Gaming is very tightly controlled. The controls are so strict; that’s the only reason I’m involved. There is absolutely zero chance of anyone of ill repute getting involved in the riverboat business.

Greater Peoria Riverboat Corporation recently announced that a larger boat will replace the current Par-A-Dice riverboat next spring, allowing for more gaming traffic. Is there still a future chance for a second gaming boat for the area, perhaps docked on the Peoria side of the river?

The gaming rules in Illinois allow a maximum of 1200 gaming positions. Our current boat has 800. If we were to have kept our present boat and acquired another smaller boat with 400 positions, that would have fulfilled the 1200 maximum. However, the minute you get the second boat, you have to have the second crew, the second building, the money counting facilities, the security, etc. When you double the overhead, the second boat really doesn’t make much sense, so that’s why we went ahead and ordered a larger boat so everything could be operated on one facility. I doubt very much that a second boat could ever be a reality. However, if land-based gaming ever happens, Peoria has the first shot at that under the inter-city agreement.

Refresh our memory about the inter-city agreement between East Peoria and Peoria concerning the splitting of tax revenue from the riverboat.

Under this inter-city agreement, the Par-A-Dice pays 20 percent of gross revenue to the state of Illinois. Twenty-five percent of that is then rebated back. Of that amount, 45 percent goes to East Peoria, 45 percent goes to Peoria, and ten percent goes into a common fund to be used somewhere on the riverfront that’s agreeable to both cities.

The new Par-A-Dice boat will have a contemporary, streamlined appearance. Have there been any misgivings about abandoning the old paddlewheel motif?

You have to remember that the paddlewheel was originally built for an Iowa group which was going to operate it out of East St. Louis. The license never materialized but the boat was already under construction. The theme was already set and the interior decoration was already in place. We had to take the boat the way it way, and had to do the best we could to make it fly. When we built our building, we went more art deco, and our new boat will be art deco to match our building. Our new boat will have more elbow room, wider aisles, and better air control. The paddlewheel theme was nice, but let’s be practical – the people want comfort. Most of them aren’t even aware they are cruising when they are on the boat, but they’re having a good time. I think they’ll have a better time if they are more comfortable and we can accommodate the number of people who want to be on the boat.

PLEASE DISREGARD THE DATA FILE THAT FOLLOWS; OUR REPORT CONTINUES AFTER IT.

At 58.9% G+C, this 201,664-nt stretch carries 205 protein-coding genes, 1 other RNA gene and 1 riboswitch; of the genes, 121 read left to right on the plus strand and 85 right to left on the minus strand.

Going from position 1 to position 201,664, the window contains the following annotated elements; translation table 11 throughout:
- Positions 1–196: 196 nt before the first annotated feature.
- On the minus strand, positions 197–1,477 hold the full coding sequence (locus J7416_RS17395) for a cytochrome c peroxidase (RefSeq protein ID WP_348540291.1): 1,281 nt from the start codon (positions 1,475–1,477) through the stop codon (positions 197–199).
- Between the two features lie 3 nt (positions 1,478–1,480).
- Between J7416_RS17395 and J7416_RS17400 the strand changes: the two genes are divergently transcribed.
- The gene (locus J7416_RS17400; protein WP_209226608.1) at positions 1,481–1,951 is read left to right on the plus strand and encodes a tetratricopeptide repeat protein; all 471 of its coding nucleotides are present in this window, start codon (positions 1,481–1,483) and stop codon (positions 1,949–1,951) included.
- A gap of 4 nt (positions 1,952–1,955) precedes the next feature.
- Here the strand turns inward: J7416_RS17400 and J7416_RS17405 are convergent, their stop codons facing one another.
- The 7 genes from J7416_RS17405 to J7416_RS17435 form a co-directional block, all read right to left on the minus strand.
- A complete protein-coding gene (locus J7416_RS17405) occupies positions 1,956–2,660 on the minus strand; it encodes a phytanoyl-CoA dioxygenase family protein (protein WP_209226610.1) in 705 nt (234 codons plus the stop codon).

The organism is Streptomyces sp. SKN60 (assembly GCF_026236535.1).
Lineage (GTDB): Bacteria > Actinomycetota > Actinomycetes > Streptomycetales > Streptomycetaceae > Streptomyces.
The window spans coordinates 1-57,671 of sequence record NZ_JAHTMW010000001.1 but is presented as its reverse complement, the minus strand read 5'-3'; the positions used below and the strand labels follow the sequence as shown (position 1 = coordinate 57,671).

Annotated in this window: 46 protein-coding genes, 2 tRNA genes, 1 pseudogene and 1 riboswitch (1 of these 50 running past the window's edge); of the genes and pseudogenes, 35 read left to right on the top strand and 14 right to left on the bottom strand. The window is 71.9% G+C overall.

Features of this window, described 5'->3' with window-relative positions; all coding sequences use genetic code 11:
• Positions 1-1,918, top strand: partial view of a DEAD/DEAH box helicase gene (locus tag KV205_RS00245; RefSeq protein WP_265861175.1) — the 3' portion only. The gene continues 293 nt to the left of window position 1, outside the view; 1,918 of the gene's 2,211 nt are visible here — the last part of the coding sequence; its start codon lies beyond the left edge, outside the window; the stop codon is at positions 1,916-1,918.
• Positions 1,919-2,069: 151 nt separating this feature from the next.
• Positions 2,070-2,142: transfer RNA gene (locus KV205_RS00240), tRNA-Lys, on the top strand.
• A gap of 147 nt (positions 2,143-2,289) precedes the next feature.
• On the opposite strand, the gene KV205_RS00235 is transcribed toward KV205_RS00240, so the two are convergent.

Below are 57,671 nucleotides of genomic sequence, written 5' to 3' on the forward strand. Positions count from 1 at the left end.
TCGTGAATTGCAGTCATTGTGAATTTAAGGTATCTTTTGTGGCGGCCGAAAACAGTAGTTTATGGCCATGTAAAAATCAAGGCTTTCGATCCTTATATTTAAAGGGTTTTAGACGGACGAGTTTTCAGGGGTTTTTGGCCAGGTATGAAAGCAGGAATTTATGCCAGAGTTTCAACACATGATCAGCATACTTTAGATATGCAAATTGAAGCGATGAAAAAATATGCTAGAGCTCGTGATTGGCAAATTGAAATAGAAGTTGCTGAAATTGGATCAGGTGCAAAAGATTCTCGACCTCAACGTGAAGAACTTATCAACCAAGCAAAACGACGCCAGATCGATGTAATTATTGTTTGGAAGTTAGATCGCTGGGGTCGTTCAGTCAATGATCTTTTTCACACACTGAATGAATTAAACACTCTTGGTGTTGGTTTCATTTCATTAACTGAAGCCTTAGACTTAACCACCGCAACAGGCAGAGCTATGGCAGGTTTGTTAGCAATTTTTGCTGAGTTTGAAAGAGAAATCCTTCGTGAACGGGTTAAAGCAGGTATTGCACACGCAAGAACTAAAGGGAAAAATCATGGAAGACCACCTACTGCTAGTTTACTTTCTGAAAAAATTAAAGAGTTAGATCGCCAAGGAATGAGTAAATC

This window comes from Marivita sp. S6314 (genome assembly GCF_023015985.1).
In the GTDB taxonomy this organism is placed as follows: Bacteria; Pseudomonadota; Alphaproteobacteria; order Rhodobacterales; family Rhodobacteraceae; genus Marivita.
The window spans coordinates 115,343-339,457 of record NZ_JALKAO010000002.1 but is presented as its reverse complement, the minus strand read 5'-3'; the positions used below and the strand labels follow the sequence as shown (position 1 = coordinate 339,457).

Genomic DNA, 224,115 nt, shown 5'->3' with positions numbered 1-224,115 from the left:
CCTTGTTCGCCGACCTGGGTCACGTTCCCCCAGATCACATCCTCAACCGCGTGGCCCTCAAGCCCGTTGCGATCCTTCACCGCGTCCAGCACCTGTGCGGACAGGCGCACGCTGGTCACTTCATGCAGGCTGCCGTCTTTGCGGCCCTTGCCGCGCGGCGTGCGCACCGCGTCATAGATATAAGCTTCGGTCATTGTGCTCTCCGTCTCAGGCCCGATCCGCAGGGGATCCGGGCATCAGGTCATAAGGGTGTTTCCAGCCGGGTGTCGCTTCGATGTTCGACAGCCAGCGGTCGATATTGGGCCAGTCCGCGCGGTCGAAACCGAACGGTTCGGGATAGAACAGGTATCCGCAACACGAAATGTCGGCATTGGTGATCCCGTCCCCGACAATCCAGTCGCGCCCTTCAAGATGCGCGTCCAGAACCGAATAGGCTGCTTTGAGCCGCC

Do you believe that riverboat gaming will be approved for Chicago by the Illinois Legislature this fall or next spring?

That’s difficult to say. At the time we applied for the license, we were told there would be ten licenses issued. We knew what the risk factor was at that time. Then our 22 investors find out that, after making a sizable personal commitment, all of a sudden the rules could be changed. That’s not very palatable to any of us. We don’t know what’s going to happen up in Chicago. If riverboat gaming is approved, I hope it’s a small number of boars and that they have to live by the same rules we do – that they have to sail and do everything we do down here. Just tying boats up to a dock on the Chicago river is landbased gaming in my book, and that’s not the rule. I think they have to quit trying to have an endless pot to work from in Chicago. The rest of the state has to be frugal with its money, but Chicago thinks there’s a bottomless checkbook out there somewhere. Where does it stop? They should have to exercise from economy on their own.

How would riverboat gaming in Chicago affect the Par-A-Dice? How will the proliferation of gaming boats in the Midwest – including the Indiana Lake Michigan boats – affect the Par-A-Dice?

If it happens in Chicago, and when it happens in Indiana, it will probably affect the boats further north of us – like Joliet and Aurora – far more than it will us. They will probably start seeing the business being divided up instead of having the heavy play they have now. It’s going to affect us somewhat; but our feeling has always been that is we have the premier boat, the friendliest dealers, the friendliest employees, a reasonable cost of getting on the boat and if people leave the East Peoria area feeling that they have had a good time, we are going to get them back. I think that’s exactly what’s happening today. There are more boats out there than there were a year ago, but our customer count is up over a year ago. I think the reason is that they like what they see down here. We’ll have to take our gamble with everybody else, but we think we can hold our own.